What Airbnb did right | User Experience design
The world before Airbnb
Airbnb is lauded among the UX community — and rightfully so — for introducing a clean, minimalist experience for one of the great disruptors. A great many words have been written about the design system, the design process, the content model, the engagement model.
Today I’d like to add a few words of my own, this time on two core facets of the Airbnb experience that I believe are key to the product’s success:
- Airbnb anticipates their user’s needs at every step of the interaction
- Airbnb empowers their users to undertake what is, at its core, a very fraught task: booking a stay in somebody else’s property.
A quick note: Airbnb has successfully expanded their product over the years in many different directions (experiences, for example) but for the remainder of this article, I will focus on the core experience of booking a vacation.
The world before Airbnb
Think back on those bygone days before 2008. Booking a trip usually meant staying in a hotel or something like a hotel (motel, bed and breakfast, resort, etc.). Individually owned vacation properties existed back then, of course, but finding them was a lot harder.
And unless you had stayed somewhere before, the chances of you knowing what you were going to get out of your holiday were slim.
You might be pleasantly surprised when you arrived at your mountain cabin or your urban loft … or you might not.
And yet — humanity loves to travel! People love adventures.
But people also like to minimize risk wherever they can, and they’ll pay to do so. And so in those long-ago days, one of the best ways to book a vacation property and feel confident in your choice was to work with a travel agent.
Finding good properties, vetting the owners, cataloging the amenities, facilitating payment, coordinating access — these things all take a lot of work! And yes, it’s possible for any given person to take on all that work themselves but it’s a lot more efficient to pay someone else to do it.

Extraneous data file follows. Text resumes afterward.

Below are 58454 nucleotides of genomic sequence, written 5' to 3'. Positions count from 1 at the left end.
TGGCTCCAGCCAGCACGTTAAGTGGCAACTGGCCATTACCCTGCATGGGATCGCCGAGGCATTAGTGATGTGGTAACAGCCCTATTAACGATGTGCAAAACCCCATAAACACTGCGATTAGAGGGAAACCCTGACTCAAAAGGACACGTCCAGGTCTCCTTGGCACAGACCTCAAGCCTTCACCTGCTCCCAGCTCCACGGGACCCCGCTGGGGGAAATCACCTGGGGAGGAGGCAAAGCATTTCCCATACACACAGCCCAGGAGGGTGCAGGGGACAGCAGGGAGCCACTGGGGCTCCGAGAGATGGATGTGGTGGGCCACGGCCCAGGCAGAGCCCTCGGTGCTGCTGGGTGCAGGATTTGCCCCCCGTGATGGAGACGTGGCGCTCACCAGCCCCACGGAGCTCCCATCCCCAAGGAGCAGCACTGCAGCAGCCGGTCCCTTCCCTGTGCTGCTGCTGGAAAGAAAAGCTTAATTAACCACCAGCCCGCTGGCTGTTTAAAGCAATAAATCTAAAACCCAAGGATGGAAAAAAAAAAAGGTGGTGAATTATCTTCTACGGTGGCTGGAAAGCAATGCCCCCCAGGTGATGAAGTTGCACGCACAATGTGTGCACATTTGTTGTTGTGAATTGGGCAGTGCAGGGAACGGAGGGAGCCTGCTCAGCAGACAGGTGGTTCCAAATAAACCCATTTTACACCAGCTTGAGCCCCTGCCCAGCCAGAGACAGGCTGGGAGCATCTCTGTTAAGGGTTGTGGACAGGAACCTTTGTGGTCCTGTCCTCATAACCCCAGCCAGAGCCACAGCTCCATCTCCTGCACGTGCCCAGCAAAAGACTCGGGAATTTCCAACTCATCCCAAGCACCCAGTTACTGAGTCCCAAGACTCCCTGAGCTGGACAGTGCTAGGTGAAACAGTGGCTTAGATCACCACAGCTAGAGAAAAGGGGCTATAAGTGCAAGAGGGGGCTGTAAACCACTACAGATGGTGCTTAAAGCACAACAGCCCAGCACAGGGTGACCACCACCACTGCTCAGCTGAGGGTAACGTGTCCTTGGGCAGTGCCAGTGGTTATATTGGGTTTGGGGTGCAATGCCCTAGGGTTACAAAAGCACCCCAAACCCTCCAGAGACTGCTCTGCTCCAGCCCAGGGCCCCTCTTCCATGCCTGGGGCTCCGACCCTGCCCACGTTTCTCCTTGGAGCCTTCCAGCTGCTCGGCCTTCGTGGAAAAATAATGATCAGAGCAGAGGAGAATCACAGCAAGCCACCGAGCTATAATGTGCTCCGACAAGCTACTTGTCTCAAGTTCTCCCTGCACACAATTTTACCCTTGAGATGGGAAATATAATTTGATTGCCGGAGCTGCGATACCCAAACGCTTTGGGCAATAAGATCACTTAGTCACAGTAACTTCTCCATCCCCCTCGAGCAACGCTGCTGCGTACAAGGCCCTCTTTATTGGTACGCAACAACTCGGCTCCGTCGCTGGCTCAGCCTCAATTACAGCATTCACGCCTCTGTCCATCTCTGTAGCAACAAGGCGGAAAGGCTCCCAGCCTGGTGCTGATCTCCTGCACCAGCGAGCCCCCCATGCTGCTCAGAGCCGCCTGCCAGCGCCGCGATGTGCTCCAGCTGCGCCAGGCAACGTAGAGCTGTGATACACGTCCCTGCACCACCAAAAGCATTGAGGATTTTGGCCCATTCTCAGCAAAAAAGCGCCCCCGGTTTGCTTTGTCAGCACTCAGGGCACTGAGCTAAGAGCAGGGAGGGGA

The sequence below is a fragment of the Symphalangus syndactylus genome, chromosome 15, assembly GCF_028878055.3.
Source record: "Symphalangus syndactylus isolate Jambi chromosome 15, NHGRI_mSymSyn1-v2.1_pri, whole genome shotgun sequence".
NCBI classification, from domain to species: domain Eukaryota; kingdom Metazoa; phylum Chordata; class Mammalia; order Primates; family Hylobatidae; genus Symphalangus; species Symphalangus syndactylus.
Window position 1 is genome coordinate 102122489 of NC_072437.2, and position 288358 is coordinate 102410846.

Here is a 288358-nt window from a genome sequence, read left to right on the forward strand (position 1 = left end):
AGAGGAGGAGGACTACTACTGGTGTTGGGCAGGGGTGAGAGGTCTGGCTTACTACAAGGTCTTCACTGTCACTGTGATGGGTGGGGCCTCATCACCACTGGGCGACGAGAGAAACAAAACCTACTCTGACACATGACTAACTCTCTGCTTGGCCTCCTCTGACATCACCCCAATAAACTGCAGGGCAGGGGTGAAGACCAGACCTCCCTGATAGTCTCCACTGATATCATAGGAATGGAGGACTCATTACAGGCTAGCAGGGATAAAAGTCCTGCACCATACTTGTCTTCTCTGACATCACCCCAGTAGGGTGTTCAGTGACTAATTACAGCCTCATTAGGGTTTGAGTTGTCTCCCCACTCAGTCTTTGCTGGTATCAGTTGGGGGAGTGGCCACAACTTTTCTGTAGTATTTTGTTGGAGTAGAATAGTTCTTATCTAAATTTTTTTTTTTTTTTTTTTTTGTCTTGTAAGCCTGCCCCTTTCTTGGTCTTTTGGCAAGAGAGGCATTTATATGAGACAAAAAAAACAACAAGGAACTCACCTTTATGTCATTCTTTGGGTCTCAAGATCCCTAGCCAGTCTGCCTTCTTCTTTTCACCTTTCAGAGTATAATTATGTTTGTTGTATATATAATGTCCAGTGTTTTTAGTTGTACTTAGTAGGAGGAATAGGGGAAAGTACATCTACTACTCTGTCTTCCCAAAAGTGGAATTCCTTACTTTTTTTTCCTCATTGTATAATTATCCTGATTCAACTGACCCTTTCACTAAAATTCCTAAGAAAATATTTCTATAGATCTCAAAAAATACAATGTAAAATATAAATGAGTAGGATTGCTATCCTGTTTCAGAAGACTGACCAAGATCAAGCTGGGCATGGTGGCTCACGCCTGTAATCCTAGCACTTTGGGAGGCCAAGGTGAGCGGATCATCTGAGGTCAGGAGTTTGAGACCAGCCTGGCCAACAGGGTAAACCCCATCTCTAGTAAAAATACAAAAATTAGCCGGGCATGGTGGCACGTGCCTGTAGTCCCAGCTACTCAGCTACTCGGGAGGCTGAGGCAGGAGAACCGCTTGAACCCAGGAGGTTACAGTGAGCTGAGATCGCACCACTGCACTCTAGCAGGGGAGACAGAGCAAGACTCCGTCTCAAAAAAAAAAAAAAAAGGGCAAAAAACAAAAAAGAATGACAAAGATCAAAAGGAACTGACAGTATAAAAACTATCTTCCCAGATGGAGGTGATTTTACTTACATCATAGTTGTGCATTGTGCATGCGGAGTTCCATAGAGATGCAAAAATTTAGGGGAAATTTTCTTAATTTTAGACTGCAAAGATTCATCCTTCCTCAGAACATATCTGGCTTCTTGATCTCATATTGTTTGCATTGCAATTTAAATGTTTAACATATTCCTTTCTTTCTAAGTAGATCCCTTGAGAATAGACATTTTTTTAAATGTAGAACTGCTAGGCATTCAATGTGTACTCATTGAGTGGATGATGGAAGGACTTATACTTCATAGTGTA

A travel agent can help you find the right vacation rental based on where you’re going, how much you want to spend, and what features are important to you (Hot tub? Fireplace? No stairs? Kitchenette?)
Or you could just book a hotel.
Tim Photoguy | @tim0at0unsplash
Hotels offload a lot of the work as well, in a slightly different way. Hotel chains offer a consistent experience across multiple properties.
The hotel industry has conventions around things like payment and access. Hotel chains are also big enough to make sure that their customers have information about each specific property ahead of time (Is there a pool? Is there a gym? Is there a breakfast buffet?).
Anticipation & empowerment
The magic of Airbnb is that it gives its users the ability to be their own travel agent. Not in a literal sense, of course. Booking vacations is a skill and a lot of people make their living doing so.
Airbnb doesn’t turn you into a professional travel agent, but it does feed you information along the way to empower you to find a vacation rental and book your trip with the same amount of confidence as you would feel if you were working with a travel agent.